So yeah, I kind of get what "poor" is like.  So I think I can speak about it.

11/2/2012 3:02 PM
Ahhhhh, so you're dad was part of the 47 percent that was in it for a free ride.
11/2/2012 3:12 PM
 I've worked with a lot of them.  Many have overdrawn bank accounts but they have SSI money for smokes.
I'm not sure why so many people want to appoint themselves as the personal financial adviser to anyone who is poor. They want to attack poor people's financial decisions, analyze their purchases, and criticize where and how they spend their money. This is borne out of arrogance, i.e. "I have money and you don't so I'm better than you".

When I hear people doing this I ask them how they would feel if someone wealthier than they are started telling them how to spend their money. Invariably they take offense at such a suggestion, and I then point out this is exactly the same thing they are doing to someone who is less well off than they are. The intelligent ones can see the connection and usually feel embarrassed at their recent behavior; the stupid and/or belligerent continue onward in their ignorance.
I've stood in line at job fairs, taken a train 50 miles for a job interview, worked retail at ToysRUs, and took jobs below my education/skills to put food on the table for my family, keep the insurance going, and keep a roof over our heads.
I'm glad you're willing to do all those things - and so are many other people. Sometimes it doesn't work out for some people the way it apparently has (at least to some extent) for you. That doesn't mean anyone has the right to judge them or their financial decisions, any more than someone with more money than you has the right to judge yours.
But the reality is that jobs are out there IF YOU'RE WILLING TO WORK and work hard.
I disagree 100 percent.

There are more people looking for jobs than there are jobs available. That isn't my opinion - that's a fact. It doesn't matter how hard you work, you can't fight the facts.

The situation becomes even worse if you're discussing only fully time jobs who pay a family sustaining wage and provide benefits such as health insurance. It's even more difficult to find this kind of a job, no matter how hard you are willing to work.

Are some people able to overcome these dismal facts? Absolutely. However, many more struggle, work hard, and still they struggle more. Yet many people such as yourself seem to think anyone without a job or a good job must simply be unwilling to work or must not be working hard enough.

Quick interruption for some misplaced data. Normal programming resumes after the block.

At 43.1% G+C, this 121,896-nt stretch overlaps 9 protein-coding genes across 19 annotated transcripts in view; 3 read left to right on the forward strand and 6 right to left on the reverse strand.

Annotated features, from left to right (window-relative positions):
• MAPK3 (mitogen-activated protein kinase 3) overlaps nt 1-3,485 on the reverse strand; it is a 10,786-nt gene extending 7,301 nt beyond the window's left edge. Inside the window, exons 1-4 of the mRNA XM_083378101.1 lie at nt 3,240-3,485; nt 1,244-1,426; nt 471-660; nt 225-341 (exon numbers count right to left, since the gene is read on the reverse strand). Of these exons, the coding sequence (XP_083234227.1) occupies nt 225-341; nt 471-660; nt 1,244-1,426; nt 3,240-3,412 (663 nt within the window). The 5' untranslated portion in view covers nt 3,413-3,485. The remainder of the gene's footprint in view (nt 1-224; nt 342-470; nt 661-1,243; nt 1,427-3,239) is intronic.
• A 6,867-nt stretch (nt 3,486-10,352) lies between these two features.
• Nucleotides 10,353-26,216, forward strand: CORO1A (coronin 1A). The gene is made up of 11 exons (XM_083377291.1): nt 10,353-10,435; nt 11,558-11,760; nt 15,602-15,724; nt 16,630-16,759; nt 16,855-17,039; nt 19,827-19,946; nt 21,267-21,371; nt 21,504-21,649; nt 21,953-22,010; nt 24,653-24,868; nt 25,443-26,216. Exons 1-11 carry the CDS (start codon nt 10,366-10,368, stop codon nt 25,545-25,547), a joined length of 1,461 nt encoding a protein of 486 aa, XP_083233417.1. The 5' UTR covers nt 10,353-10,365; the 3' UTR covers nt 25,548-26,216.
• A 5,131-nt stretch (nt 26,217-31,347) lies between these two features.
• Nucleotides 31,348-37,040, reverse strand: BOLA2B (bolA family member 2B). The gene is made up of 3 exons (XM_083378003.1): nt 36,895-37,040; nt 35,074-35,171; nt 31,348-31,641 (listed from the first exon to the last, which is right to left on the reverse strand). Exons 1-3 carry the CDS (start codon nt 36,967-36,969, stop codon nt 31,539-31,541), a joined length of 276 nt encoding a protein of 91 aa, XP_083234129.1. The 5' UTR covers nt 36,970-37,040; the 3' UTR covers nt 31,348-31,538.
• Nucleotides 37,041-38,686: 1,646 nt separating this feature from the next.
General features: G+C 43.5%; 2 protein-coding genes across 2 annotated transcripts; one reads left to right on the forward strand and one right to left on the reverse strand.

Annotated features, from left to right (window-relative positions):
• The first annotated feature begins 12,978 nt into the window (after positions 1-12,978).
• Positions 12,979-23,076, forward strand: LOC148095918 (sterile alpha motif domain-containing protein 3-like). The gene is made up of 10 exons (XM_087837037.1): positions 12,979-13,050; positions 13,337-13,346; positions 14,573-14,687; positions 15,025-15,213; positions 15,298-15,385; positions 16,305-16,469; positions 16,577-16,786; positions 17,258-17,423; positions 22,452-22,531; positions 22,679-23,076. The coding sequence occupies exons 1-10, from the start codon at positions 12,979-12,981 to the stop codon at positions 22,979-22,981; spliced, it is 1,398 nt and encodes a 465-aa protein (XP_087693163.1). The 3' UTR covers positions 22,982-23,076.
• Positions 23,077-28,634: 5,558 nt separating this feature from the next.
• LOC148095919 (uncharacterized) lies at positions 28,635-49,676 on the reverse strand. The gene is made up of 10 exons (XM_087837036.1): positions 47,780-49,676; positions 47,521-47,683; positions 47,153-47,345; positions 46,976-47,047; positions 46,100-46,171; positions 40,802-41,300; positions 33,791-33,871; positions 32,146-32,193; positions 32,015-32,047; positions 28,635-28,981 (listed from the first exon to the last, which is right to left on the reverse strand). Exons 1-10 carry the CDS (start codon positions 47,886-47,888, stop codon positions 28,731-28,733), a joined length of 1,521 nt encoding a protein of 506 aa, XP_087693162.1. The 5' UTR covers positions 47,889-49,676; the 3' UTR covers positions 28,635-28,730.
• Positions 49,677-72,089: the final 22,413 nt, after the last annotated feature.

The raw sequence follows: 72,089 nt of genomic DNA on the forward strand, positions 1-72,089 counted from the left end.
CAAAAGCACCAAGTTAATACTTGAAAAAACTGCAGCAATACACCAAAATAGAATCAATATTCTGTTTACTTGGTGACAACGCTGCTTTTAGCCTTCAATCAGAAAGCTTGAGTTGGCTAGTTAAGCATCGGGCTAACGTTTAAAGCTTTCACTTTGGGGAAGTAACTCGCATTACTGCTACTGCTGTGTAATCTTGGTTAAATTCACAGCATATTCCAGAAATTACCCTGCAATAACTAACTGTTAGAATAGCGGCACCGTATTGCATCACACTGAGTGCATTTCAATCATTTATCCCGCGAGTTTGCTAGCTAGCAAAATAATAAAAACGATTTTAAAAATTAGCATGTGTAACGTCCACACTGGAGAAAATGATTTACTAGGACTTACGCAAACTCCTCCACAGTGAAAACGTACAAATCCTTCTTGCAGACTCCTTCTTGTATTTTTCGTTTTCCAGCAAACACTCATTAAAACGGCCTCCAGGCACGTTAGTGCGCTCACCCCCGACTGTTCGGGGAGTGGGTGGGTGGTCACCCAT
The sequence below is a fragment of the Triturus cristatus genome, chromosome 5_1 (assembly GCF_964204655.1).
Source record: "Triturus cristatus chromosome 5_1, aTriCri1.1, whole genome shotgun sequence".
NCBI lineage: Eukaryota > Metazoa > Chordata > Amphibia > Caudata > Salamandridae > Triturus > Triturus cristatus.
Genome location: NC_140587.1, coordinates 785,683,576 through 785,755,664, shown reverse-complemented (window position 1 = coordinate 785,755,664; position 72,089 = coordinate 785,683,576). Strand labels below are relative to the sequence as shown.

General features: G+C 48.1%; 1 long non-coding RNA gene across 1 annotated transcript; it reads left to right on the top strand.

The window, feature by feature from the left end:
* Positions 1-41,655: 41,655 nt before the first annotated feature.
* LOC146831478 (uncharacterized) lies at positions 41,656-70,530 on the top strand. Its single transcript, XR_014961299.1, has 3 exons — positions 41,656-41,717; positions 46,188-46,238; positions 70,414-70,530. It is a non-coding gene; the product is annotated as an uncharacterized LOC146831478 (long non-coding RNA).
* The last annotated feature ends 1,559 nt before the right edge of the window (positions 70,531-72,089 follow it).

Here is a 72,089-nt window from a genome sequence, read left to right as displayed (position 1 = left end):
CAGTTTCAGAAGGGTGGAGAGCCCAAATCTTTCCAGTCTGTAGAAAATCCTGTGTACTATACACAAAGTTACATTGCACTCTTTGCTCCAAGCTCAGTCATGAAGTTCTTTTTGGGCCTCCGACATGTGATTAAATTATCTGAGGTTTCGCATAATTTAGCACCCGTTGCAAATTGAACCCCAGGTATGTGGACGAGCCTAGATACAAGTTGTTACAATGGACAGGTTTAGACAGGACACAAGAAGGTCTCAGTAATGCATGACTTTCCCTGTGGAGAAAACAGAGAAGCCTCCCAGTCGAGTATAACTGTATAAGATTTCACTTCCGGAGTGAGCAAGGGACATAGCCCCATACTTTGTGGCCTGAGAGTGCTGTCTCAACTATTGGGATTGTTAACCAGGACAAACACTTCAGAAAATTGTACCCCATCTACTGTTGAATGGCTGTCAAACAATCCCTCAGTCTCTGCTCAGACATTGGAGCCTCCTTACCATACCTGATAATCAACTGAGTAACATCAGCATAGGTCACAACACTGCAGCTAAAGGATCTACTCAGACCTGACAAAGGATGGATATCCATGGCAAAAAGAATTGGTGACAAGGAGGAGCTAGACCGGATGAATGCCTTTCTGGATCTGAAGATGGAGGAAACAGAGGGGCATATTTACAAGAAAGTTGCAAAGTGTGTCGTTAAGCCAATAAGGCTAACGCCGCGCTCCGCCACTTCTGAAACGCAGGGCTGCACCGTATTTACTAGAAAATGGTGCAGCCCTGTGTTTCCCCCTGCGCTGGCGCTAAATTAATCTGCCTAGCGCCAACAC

It doesn't work that way. You can work harder than anyone and still fail, and you can be lazy and stumble upon success. That's life. Not everyone who struggles is to blame for that struggle.
Preventative care doesn't guarantee that small things don't turn into big things.
This is true, but preventative care certainly helps. If you don't understand that, then you simply don't know enough to debate this at all.
They know, over a large sample size, what behaviors lead to what outcomes. Having insurance and getting preventative care (along with encouraging people to seek medical care for small problems) is a positive factor that reduces long term medical costs. They also know increasing copays encourages people to not seek medical care until the problem becomes unbearable.
They also know they need a co-pay to discourage people from going for unnecessary things, which is why it exists in the first place. It's the same reason deductibles exist. They want people to think twice before using the insurance.

However, like you said, if you raise the costs of those things too high, people won't use it at all and will in the long run end up costing more, so they try to create a balance.

The bottom line is that everyone having health insurance, or the country getting universal health care, is a great thing. Obamacare may not be perfect, but it could be a crucial step in the right direction (which is universal health care).






11/2/2012 3:17 PM
So yeah, I kind of get what "poor" is like.  So I think I can speak about it.

Given your background, you should be sensitive to what it is like to be poor and should be an advocate for those who are currently poor. I certainly wouldn't expect someone whose history is what you told to blame the poor for their own situation, to suggest none of them work hard or are willing to do so, or to try to judge how they spend whatever money they do have.

If that is your history, you know those things weren't true about you and your family, so you would know it isn't necessarily true about others who are poor.
11/2/2012 3:33 PM
Posted by bistiza on 11/2/2012 3:17:00 PM (view original):
So yeah, I kind of get what "poor" is like.  So I think I can speak about it.

Given your background, you should be sensitive to what it is like to be poor and should be an advocate for those who are currently poor. I certainly wouldn't expect someone whose history is what you told to blame the poor for their own situation, to suggest none of them work hard or are willing to do so, or to try to judge how they spend whatever money they do have.